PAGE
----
The story line between Bumper and Fat Amy was not in the script. Adam Devine and Rebel Wilson would improvise during their scenes together, and Devine would often try to kiss her. This led to Devine and Wilson to create a backstory for their two characters and their relationship. The filmmakers thought the hostile, sexual chemistry between the two was funny and kept some of the scenes in the film, though according to the two actors, there was a lot that was cut out, including a reference to a one-night stand.
The song that Beca performs at her audition, "Cups (Miss Me When I'm Gone)," is a combination of a children's rhythmic percussion game played with drinking cups with a song that dates back to the late 1920s or early 1930s: "When I'm Gone," written by A.P. Carter and first recorded by his seminal folk-country group "The Carter Family." The song and the game were first combined in 2009 by the British group "Lulu and the Lampshades;" Anna Kendrick heard this version and decided to include it in her audition scene. In the U.S., the song debuted on the Billboard Hot 100 at number 93 for the week ending January 12, 2013, even before the song was released as a single. By its 32nd week on that chart, it had climbed to number 6 (for the week ending August 17, 2013).
A special screening of the film was held on 25 September 2012 at the LSU Student Union Theater, because parts of the movie were filmed on LSU's campus. The turnout for the screening was so great that only a little more than half of the students in line got in to see the movie. The producer saw that there were more students wanting to see the film and allowed a second showing immediately following the first.
Anna Kendrick said on the Late Show with David Letterman: Episode #20.19 (2012) that she learned her audition song "You're Going to Miss Me When I'm Gone" performed with the plastic cup from a viral video. It was incorporated into the movie after the producers learned she already knew how to do it.
Despite what Anna Kendrick's character claims in the movie, Vader (of Darth Vader) does not mean "father" in German, but it does in Netherlands Dutch. Both the Dutch "vader" and the German "Vater" are pronounced with the "a" as in "far," instead of the "a" as in "later." In the German dubbed version of the film, this was changed, and Kendrick says that Vader means "father" in Netherlands Dutch.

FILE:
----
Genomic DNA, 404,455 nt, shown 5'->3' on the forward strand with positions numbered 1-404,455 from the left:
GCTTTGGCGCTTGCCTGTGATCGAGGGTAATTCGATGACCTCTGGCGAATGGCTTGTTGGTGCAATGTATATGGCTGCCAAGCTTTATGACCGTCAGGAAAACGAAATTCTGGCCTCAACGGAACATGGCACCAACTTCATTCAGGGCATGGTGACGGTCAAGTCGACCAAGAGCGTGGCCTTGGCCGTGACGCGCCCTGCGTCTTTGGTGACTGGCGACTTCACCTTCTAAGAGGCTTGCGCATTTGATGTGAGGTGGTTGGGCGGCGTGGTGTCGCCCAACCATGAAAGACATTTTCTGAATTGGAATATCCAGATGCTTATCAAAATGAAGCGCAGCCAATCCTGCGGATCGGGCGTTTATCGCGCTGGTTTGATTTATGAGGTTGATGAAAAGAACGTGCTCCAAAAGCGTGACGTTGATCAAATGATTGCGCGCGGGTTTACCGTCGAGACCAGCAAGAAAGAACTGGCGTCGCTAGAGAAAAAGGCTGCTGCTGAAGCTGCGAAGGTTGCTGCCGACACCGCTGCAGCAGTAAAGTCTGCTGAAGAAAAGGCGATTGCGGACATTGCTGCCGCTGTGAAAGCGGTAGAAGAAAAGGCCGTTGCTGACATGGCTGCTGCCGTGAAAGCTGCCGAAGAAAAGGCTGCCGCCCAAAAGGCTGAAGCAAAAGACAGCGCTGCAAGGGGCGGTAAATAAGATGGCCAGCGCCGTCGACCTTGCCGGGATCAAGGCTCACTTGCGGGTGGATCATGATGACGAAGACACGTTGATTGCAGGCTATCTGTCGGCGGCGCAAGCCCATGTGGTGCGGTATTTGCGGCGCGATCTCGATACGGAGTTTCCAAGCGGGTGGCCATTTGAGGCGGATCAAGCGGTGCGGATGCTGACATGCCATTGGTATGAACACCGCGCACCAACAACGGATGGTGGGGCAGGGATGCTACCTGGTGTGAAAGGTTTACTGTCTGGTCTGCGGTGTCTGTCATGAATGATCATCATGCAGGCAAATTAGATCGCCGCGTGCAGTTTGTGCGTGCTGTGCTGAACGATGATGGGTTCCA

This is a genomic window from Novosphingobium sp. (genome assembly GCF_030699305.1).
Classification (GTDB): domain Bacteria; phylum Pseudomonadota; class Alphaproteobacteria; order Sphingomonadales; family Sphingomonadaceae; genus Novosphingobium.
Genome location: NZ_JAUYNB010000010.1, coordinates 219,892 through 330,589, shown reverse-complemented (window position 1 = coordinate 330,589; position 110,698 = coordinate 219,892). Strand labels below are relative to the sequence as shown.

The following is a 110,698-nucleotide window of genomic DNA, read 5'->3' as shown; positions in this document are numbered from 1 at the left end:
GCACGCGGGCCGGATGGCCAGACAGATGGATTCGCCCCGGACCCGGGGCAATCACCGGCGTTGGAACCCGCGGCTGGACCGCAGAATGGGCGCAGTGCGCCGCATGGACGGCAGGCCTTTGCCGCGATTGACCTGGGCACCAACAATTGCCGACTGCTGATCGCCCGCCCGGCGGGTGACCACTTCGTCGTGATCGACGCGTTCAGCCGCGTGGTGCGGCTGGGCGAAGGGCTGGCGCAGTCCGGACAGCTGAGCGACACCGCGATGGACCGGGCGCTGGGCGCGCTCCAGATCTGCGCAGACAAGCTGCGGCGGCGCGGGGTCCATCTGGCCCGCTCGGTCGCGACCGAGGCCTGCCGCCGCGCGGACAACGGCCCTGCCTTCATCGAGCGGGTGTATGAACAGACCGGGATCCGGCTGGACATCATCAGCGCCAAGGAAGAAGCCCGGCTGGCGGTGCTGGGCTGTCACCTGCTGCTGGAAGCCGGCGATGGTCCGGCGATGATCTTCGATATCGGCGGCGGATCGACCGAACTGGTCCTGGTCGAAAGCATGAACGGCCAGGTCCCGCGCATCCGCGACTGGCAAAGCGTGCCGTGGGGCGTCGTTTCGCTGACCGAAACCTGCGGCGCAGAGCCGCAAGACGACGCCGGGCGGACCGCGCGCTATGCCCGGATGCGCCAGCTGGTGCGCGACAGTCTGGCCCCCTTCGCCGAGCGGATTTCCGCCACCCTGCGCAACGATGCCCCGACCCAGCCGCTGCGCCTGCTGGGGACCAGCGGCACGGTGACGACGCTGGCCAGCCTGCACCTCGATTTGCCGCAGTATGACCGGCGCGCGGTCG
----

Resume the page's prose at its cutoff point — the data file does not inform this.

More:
At one point, while Beca is attending the activities fair and checking out the booth for the DJs (Deaf Jews), a spirited game of Quidditch (from the Harry Potter books and movies) can be seen going on in the background, including players straddling broomsticks and one player shouting, "Throw me the Quaffle!" Simulated Quidditch games have been enacted on a number of university campuses in recent years.
When Beca enters the radio station for the first time, the station's frequency is written on the outside window (85.7), but DJ Luke's voice is heard in the background, saying the frequency is 95.7 ("...music for the independent mind").
Kelley Jakle (Jessica) was an actual ICCA-winner in 2008 and 2010 with the USC SoCal Vocals. Ben Bram, who worked in the music department of the film, also won the ICCAs with the 2008 and 2010 USC SoCal Vocals.
Things Lilly says almost inaudibly during the movie: "My name is Lilly (surname), and I was born with gills like a fish," (Aca auditions) "What happened last year? And, do you guys want to see a dead body?" (First new Bellas rehearsal scene) "I did a stint in County," (In Beca's room after she is released from police custody), "I set fires to feel joy," (to Donald on the Treble's bus) "I ate my twin in the womb." (Group confessions)
Although never working together before, Anna Kendrick (Beca) and Skylar Astin (Jesse) share a connection with the prestigious performing arts camp Stagedoor Manor in upstate New York. Astin attended the camp for multiple years and appeared in the documentary Stagedoor (2006), and Kendrick starred in Camp (2003) which was based on and filmed at Stagedoor Manor.
When Beca (Anna Kendrick) enters the campus radio station for the first time, a voice is heard saying, "95.7 WBUJ," and the slogan "music for the independent mind." This is actually the slogan of 88.9 WERS, the Emerson College radio station.
Elizabeth Banks and John Michael Higgins do the announcing in the movie, and they do so in a goofy manner, a reference to John Michael Higgins in the movie Best in Show (2000), where one of the announcers also announces in a goofy manner.
In the first five minutes of the film, pre-credits, the announcer, John, says, "the women typically cannot hit the low notes, which really round out an arrangement, thrill the judges, and that can really hurt them in competition." In the climax, after Chloe has her node surgery, her voice changes dramatically. Cynthia Rose suggests she can really "hit the bass notes" now. The girls then go on to win the final competition, with Beca's more arrangement and Chloe's new deep bass voice.